they have a problem (that your solution can solve).    (2N4K)
	SteveRay: We could provide guidance such as: Problem category --> Needed functionality --> 
	Ontological approach --> Benefits    (2N4L)
	ToddSchneider: @Steve, sounds good and make a simple graphic.    (2N4M)
	ArturoSanchez: @Todd & Steve: yes, your points are well taken, but that is why the summit has 
	diffferent tracks. This track is about "A Framework for Understanding and Classifying Ontology 
	Applications". There are other tracks that address the concern you are expressing. Now, it would 
	also make sense to document the architecture of well-known exemplars of ontology-driven/based 
	applications, for specific domains, which CIOs and CEOs associated with these domains can relate to.    (2N4N)
	AntoinetteArsic: It would be awesome to have instances of the ontologies for these in KM and 
	Decision Support.    (2N4O)
	SteveRay: @Arturo: Agreed.    (2N4P)
	ToddSchneider: @Arturo, I think 'Framework' is the important part, 'application' may not be the best 
	qualifier/criteria for categorization (relative to the larger goals of the summit).    (2N4Q)
	PeterYim: = Alan Rector presenting now =    (2N4R)
	ArturoSanchez: Very good presentations ... sorry I must leave now. I'll catch up through the Wiki.    (2N4S)
	PeterYim: @Peter Bahnsen - Hello, would you let us know which organization are you affiliated with, 
	please?    (2N4T)
	Peter Bahnsen: @ PeterYim I'm contracting with the GSA and am here on invite of SusanTurnbull    (2N4U)
	PeterYim: @Peter Bahnsen - welcome! we are glad you can join us today    (2N4V)
	PeterYim: @SusanTurnbull - Hi Susan!    (2N4W)
	Peter Bahnsen: Thanks for the welcome! I am new to the ontology community    (2N4X)
	PeterYim: @Peter Bahnsen - hope you like what you see here!    (2N4Y)
	Antoinette Arsic: on slide 5    (2N4Z)
	PeterYim: @Antoinette - thank you    (2N50)
	MichaelGruninger: I agree with Arturo -- the purpose of this track is to provide the frame of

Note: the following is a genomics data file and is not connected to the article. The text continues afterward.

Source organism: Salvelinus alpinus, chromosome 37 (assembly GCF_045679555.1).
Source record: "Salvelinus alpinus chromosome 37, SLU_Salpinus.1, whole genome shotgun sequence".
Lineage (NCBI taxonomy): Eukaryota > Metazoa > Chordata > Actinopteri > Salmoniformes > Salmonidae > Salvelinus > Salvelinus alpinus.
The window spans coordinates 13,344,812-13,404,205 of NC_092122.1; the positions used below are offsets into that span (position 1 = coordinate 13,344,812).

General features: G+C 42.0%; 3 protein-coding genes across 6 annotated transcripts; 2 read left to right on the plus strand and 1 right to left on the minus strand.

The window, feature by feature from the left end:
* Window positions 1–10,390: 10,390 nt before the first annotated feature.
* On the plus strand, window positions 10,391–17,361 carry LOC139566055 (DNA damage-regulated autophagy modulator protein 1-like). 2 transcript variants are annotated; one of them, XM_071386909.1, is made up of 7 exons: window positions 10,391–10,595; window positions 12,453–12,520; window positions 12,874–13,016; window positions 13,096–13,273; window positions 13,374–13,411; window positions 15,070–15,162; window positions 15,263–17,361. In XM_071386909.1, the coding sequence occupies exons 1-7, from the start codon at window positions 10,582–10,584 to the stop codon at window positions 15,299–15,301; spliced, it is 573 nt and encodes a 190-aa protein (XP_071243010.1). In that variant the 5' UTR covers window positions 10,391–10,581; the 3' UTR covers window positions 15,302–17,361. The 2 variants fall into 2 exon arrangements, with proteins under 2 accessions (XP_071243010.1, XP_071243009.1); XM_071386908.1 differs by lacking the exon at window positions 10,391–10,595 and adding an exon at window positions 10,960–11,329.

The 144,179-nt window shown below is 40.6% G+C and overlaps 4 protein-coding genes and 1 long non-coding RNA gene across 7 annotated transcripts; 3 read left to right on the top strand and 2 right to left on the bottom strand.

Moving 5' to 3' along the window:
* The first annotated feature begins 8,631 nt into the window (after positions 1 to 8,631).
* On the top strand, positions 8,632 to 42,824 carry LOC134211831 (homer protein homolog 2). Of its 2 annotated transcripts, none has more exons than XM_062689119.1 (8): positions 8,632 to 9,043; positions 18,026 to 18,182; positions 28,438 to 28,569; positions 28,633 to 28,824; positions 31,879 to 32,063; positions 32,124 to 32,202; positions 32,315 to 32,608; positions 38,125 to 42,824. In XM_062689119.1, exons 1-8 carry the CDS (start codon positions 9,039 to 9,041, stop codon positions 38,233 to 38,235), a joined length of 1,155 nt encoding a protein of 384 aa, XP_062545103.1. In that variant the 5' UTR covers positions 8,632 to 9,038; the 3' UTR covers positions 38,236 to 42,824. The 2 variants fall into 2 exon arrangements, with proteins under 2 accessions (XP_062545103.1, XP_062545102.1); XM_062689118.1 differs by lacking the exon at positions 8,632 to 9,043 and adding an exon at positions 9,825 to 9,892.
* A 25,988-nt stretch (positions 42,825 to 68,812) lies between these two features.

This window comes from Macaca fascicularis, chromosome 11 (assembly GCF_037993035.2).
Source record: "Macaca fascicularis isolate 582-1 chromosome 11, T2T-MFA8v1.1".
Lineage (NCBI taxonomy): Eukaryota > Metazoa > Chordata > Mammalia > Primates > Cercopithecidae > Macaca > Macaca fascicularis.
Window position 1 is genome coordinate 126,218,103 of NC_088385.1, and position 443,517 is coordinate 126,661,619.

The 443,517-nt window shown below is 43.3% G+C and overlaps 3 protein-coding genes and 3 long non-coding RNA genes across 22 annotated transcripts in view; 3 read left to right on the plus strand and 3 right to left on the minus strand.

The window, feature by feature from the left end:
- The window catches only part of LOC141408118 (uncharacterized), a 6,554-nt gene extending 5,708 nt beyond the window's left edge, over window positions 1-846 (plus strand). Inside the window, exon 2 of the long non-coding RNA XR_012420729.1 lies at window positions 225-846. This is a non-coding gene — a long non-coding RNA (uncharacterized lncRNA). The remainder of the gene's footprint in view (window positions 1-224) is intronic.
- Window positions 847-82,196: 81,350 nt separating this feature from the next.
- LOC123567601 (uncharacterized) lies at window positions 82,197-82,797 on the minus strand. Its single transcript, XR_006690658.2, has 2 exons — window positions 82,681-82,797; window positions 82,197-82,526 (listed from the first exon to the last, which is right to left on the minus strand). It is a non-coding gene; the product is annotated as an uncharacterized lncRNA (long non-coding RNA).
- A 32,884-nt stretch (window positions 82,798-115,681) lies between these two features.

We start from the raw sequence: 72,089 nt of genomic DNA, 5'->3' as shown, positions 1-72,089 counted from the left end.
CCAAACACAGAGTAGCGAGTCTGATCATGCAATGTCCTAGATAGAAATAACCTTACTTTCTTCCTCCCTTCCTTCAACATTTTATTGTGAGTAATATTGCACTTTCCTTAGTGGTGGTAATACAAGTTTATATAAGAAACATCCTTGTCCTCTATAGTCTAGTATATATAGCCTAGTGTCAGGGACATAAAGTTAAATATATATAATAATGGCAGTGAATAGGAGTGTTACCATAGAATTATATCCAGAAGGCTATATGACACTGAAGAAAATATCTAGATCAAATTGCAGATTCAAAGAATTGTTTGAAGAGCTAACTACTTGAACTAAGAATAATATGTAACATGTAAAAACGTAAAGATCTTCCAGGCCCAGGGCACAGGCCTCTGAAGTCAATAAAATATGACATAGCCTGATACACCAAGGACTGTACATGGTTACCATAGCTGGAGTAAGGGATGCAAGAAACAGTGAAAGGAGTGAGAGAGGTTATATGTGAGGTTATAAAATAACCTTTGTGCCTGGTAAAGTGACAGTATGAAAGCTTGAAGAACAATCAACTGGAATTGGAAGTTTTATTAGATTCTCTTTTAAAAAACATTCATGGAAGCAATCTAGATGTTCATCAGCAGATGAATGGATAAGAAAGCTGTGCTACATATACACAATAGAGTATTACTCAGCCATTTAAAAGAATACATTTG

reference for discussing how ontologies are used and how to demonstrate benefits.    (2N51)
	AmandaVizedom: @Steve and all: I think we do need a multi-dimensional categorization. As suggested, 
	there are things we'd normally think of as "application"-oriented, such as the functional 
	requirements and technology context. There are also user characterizations, subject matter 
	considerations (single-domain/cross domain), process considerations, organizational goals (things 
	down the road for which ontos should be reusable? mandates? legal, policy, other issues?), and on.    (2N52)
	MichaelGruninger: If we tell someone that ontologies provide the technology that they need to solve 
	their problems, we need to ensure that they understand exactly what is being delivered.    (2N53)
	SteveRay: @Michael: Agreed, but someone should provide a mapping from problem categories to 
	application categories. Seems like that would either be this track, or possibly Track 4 - Strategies 
	for making the case.    (2N54)
	MichaelGruninger: @Steve: What are examples of problem categories?    (2N55)
	PeterYim: @AmandaVizedom, MichaelGruninger and All - "multi-dimensional" is the key challenge ... 
	how can we effectively document and present it    (2N56)
	SteveRay: @Michael: Let's see... "We don't know how to assign the right expert to a customer 
	account", or "I'm trying to optimize the load balancing in my electrical grid". These are off the 
	top of my head. Some answers may be obvious, some not. Kind of gets into systems design.    (2N57)
	SteveRay: @Michael: I just realized you asked for categories, not examples. I'll have to think 
	further.    (2N58)
	AmandaVizedom: I don't think is news as an idea, but I've had a great opportunity to experience and 
	observe the factors recently. I've been working on Ontology Design Pattern & Best Practice